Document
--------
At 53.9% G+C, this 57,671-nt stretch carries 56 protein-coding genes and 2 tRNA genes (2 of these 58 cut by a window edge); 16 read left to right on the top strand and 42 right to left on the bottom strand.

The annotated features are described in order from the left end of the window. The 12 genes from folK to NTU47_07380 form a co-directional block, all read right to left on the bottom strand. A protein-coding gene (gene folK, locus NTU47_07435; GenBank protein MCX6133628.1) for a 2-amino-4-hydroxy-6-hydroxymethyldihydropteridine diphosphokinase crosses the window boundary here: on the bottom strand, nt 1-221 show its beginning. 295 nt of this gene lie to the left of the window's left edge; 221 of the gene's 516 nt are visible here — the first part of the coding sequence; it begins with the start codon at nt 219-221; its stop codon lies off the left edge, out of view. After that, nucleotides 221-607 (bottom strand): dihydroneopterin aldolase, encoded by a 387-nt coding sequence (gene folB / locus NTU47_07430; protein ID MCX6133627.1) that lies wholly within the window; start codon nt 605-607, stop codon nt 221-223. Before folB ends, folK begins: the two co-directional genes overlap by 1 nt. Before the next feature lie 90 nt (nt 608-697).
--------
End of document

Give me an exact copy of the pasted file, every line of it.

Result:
At 53.9% G+C, this 57,671-nt stretch carries 56 protein-coding genes and 2 tRNA genes (2 of these 58 cut by a window edge); 16 read left to right on the top strand and 42 right to left on the bottom strand.

The annotated features are described in order from the left end of the window. The 12 genes from folK to NTU47_07380 form a co-directional block, all read right to left on the bottom strand. A protein-coding gene (gene folK, locus NTU47_07435; GenBank protein MCX6133628.1) for a 2-amino-4-hydroxy-6-hydroxymethyldihydropteridine diphosphokinase crosses the window boundary here: on the bottom strand, nt 1-221 show its beginning. 295 nt of this gene lie to the left of the window's left edge; 221 of the gene's 516 nt are visible here — the first part of the coding sequence; it begins with the start codon at nt 219-221; its stop codon lies off the left edge, out of view. After that, nucleotides 221-607 (bottom strand): dihydroneopterin aldolase, encoded by a 387-nt coding sequence (gene folB / locus NTU47_07430; protein ID MCX6133627.1) that lies wholly within the window; start codon nt 605-607, stop codon nt 221-223. Before folB ends, folK begins: the two co-directional genes overlap by 1 nt. Before the next feature lie 90 nt (nt 608-697).